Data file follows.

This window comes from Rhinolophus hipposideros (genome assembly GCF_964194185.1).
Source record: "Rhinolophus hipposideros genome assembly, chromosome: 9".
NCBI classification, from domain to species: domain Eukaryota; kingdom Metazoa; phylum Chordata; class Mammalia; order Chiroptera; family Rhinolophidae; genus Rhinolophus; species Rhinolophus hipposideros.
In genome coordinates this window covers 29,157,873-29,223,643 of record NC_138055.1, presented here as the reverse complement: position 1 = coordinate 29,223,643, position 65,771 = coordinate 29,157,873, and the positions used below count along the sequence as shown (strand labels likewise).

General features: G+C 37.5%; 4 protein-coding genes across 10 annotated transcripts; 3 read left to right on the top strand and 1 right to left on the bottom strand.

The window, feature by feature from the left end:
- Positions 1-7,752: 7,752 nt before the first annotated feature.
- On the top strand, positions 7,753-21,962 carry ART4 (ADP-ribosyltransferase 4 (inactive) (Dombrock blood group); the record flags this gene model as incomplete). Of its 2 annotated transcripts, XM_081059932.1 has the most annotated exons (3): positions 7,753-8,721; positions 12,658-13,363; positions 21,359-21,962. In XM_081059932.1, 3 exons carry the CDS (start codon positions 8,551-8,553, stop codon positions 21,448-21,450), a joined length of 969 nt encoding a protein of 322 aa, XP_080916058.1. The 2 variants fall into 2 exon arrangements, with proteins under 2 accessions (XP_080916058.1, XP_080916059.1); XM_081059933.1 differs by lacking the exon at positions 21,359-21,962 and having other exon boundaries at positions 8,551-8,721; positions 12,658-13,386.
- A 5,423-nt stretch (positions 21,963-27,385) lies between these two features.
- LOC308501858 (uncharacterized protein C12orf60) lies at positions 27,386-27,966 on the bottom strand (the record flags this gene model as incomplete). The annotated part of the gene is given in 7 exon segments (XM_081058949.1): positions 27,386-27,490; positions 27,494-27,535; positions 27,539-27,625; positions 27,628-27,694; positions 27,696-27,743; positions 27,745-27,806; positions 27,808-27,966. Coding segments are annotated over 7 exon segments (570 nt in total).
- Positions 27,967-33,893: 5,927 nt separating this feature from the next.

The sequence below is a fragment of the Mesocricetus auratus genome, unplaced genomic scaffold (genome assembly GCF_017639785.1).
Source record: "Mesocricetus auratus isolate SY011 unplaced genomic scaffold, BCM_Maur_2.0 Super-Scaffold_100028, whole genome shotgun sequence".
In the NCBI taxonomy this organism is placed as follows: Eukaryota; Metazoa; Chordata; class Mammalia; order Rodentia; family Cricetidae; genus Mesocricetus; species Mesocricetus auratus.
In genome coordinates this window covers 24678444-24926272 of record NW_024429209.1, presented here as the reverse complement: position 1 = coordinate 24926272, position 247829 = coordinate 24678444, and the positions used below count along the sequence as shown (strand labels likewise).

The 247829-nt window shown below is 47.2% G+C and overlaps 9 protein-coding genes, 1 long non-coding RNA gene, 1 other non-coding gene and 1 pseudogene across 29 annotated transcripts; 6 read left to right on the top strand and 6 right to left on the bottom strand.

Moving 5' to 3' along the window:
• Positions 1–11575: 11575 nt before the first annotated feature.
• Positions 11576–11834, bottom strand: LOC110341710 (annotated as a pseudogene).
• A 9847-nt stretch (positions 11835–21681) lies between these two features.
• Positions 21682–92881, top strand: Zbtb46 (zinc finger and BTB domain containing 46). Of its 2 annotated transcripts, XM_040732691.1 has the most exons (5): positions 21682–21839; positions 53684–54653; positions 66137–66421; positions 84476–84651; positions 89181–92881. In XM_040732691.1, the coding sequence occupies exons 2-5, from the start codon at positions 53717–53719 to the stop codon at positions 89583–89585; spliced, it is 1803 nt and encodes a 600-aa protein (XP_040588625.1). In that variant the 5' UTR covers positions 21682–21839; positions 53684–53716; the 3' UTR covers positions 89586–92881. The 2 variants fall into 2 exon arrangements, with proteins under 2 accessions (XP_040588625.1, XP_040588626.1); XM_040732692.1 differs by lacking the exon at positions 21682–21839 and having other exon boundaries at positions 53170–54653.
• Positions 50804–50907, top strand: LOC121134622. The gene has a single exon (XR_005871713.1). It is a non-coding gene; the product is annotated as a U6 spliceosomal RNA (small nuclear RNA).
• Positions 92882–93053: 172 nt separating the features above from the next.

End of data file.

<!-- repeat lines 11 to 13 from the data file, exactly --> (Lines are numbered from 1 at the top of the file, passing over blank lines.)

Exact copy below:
- Positions 27,967-33,893: 5,927 nt separating this feature from the next.

The sequence below is a fragment of the Mesocricetus auratus genome, unplaced genomic scaffold (genome assembly GCF_017639785.1).
Source record: "Mesocricetus auratus isolate SY011 unplaced genomic scaffold, BCM_Maur_2.0 Super-Scaffold_100028, whole genome shotgun sequence".